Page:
You start out in 1954 by saying, “Nigger, nigger, nigger.” By 1968 you can’t say “nigger” – that hurts you, backfires. So you say stuff like, uh, forced busing, states’ rights, and all that stuff, and you’re getting so abstract. Now, you’re talking about cutting taxes, and all these things you’re talking about are totally economic things and a byproduct of them is, blacks get hurt worse than whites.… “We want to cut this,” is much more abstract than even the busing thing, uh, and a hell of a lot more abstract than “Nigger, nigger.”

Lee Atwater, 1981

And there it is folks. Laid out for bare. This is how the southern racists and bigots became so entwined with the political right. It was sheer opportunism on both their parts. The right had a candidate that needed voters and policies they wanted to enact and the racists needed someone to protect them from an ever encroaching progressivism.

And this effect hasn’t lessened over the years, in fact it was demonstrated in a study conducted in 2005 by political scientists Nicholas Valentino and David Sears in which they showed that a Southern man holding a conservative position on any other topic than race is no more or less likely than a conservative Northerner to vote for a democrat. BUT when they answer a survey that has an identifier involving anti-black rhetoric such as “If blacks would only try harder they could be just as well off as whites” they were twice as likely to vote conservative.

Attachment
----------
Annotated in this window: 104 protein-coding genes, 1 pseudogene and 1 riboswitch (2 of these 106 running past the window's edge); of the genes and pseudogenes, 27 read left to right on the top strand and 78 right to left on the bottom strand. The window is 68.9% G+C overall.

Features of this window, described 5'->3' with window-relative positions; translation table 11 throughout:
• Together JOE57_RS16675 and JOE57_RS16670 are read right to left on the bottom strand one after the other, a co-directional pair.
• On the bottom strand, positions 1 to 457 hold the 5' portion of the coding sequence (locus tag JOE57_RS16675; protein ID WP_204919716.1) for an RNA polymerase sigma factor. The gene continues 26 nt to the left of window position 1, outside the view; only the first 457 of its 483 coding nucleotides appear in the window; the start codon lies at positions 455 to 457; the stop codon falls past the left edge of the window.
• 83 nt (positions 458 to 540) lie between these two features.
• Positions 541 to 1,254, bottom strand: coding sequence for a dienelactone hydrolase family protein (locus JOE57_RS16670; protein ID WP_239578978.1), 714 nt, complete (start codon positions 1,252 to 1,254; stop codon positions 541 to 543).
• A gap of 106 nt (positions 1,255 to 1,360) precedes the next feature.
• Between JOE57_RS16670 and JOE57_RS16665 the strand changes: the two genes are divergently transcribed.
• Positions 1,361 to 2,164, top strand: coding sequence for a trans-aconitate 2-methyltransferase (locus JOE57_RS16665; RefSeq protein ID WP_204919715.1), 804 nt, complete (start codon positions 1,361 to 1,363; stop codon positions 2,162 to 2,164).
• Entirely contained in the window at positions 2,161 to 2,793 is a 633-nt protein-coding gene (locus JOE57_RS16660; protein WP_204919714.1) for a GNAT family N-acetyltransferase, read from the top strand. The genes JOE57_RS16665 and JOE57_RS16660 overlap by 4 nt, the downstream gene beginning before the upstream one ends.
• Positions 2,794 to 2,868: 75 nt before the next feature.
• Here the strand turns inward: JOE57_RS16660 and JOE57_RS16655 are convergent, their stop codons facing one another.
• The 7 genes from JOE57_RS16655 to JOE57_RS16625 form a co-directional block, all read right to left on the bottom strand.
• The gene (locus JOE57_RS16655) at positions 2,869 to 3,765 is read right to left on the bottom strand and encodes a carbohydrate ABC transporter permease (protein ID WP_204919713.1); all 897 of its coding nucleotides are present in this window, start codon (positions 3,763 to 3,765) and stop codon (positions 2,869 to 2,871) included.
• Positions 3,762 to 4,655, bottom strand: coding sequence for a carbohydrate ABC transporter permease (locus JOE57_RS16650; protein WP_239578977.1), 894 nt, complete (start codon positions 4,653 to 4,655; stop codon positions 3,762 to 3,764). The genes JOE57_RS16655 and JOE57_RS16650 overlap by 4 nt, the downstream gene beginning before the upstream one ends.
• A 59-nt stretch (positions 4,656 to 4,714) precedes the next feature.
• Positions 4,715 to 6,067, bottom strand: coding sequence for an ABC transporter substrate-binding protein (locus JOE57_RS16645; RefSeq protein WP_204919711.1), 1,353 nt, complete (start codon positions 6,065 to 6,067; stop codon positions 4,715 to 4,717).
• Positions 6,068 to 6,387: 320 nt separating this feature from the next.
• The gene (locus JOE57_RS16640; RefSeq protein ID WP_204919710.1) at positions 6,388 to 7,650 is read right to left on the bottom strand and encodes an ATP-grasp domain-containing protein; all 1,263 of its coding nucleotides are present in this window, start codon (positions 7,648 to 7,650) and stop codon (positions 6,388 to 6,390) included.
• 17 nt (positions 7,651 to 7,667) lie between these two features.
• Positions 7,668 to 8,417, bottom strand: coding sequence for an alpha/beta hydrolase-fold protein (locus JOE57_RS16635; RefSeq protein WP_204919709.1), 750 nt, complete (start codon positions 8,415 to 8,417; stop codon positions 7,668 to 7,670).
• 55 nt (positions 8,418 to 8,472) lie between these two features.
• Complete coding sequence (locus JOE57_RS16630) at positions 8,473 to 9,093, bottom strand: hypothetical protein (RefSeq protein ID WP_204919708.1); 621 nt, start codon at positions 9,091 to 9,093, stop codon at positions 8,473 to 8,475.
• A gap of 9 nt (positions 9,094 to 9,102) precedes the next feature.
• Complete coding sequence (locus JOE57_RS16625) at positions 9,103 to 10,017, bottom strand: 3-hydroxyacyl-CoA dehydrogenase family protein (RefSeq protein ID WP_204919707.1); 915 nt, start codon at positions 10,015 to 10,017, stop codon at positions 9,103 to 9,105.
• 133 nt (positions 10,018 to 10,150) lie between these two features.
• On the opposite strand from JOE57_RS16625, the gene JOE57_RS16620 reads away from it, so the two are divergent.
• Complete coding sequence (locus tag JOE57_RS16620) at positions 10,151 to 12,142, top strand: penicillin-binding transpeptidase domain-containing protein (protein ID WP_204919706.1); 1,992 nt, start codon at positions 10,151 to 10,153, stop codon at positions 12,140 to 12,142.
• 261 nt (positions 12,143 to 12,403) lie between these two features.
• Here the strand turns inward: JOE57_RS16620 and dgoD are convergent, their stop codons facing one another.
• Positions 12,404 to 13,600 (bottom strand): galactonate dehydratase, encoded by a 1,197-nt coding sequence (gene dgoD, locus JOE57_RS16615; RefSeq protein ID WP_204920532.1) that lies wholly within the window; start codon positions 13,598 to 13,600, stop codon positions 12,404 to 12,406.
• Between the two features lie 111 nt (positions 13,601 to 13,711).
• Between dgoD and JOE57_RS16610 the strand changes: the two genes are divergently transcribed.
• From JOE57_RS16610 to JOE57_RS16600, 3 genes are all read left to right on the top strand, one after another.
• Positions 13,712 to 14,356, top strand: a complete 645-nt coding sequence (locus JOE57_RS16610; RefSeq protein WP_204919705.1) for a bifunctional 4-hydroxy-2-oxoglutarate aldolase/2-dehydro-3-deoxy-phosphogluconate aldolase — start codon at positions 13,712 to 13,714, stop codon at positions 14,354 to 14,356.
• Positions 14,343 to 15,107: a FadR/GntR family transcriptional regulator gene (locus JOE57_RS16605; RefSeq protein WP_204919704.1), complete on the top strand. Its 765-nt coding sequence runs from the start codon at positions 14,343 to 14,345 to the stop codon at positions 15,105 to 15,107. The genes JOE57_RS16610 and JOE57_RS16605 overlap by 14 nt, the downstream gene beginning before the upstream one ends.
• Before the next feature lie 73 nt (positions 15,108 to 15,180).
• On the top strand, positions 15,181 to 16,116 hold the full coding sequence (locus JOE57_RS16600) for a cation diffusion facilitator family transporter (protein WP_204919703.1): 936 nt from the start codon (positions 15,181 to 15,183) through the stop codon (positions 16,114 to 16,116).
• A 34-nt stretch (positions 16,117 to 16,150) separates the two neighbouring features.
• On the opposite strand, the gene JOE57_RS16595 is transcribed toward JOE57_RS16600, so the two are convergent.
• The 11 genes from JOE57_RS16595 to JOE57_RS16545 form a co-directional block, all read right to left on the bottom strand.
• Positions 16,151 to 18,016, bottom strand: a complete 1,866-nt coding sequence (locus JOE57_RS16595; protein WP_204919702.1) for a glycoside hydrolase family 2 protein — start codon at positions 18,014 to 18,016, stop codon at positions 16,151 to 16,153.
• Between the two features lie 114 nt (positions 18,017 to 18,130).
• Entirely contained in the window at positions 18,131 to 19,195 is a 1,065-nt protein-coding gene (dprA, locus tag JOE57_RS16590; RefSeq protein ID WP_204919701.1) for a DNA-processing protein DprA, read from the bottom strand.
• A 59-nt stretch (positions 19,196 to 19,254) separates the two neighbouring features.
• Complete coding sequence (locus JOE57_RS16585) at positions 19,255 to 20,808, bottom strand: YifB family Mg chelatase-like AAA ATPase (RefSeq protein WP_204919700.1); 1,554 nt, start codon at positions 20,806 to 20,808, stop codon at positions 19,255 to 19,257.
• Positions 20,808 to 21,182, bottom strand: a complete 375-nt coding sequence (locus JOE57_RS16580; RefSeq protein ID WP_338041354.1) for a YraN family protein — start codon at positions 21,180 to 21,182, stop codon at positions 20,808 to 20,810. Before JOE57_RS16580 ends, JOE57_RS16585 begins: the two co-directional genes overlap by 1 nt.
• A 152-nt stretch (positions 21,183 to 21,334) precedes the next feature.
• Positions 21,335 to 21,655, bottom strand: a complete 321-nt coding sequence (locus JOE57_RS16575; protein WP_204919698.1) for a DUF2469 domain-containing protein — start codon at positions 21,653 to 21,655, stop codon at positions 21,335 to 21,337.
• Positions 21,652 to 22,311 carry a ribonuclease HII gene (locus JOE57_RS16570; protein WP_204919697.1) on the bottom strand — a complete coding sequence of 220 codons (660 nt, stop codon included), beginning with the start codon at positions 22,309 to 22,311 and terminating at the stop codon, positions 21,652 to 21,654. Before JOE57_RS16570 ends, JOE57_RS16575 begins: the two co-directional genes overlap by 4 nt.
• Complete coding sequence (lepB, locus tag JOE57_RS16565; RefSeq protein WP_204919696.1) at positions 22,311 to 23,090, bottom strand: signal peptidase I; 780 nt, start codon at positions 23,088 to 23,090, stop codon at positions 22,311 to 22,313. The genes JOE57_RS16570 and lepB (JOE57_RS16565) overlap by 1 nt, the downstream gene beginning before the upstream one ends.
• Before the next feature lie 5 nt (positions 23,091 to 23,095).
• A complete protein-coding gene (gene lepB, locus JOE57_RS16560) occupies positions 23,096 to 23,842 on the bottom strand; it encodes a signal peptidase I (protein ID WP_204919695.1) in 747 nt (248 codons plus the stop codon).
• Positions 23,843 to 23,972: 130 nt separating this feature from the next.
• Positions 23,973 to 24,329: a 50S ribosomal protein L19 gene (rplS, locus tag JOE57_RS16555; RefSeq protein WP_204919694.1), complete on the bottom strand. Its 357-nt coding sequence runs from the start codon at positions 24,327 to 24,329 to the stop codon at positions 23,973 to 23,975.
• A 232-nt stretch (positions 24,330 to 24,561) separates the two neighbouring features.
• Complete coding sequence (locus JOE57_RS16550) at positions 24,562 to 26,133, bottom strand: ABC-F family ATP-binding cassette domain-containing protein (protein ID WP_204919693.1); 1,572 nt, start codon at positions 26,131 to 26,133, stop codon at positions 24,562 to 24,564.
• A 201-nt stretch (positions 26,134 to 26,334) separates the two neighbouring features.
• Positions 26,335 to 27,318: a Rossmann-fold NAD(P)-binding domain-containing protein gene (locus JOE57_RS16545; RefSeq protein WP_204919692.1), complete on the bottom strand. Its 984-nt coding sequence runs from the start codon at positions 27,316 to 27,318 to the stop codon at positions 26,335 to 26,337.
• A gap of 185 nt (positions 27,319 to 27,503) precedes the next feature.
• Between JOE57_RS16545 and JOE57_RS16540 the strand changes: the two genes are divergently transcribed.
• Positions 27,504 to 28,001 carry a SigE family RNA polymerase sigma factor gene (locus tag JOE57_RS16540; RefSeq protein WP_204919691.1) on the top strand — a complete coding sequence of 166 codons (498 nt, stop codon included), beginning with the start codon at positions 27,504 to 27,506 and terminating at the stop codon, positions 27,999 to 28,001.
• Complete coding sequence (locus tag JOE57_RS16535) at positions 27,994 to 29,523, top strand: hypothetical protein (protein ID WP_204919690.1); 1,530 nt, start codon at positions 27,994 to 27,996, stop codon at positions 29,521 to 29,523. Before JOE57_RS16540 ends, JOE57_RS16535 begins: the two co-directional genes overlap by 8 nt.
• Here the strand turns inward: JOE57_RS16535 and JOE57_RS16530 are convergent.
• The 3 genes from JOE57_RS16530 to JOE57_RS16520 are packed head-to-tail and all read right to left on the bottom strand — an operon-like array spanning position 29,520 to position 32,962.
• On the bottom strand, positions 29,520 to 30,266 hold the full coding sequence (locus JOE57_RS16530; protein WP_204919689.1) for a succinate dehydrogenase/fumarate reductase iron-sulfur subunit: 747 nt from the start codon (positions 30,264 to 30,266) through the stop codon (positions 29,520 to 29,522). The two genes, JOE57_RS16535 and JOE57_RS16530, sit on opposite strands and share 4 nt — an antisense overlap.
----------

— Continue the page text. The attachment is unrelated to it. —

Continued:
The legacy of the actions of the religious people and their institutions in the US South and the back room dealings made by the political right in this country are not only our history but our present. They continue to define and divide to this very day. This is why the race issue is ever so prevalent. It not only divides us as a people, in order for those in power to maintain and grow their power, it is also an issue of primacy for an entire voting block of our nation. Until we find a way to move our fellow Americans past these outmoded ways of thinking, truly heal the wounds caused by these bigoted ideologies and move forward together as a nation these tactics will continue to work upon us.


Hey there travelers, my name’s Kai. I’m a malcontented rebel-at-heart who dreams of overthrown systems as the masses rise up and welcome to my home on the Interwebs. This is my digital space, a place for me by me in which I can ramble on about topics near and dear to my heart, personal troubles, politics, religion and whatever third-rail topics that get people’s knickers in a twist without much of a filter. Wwhoever you are, I love that you’re reading this and know you are quite welcome in my digital house (as it were) and I’d love to have a chat about “it”, whatever it may be. We’re all just people in the end, unless you’re an alien or sentient AI, in which case for sure hit me up!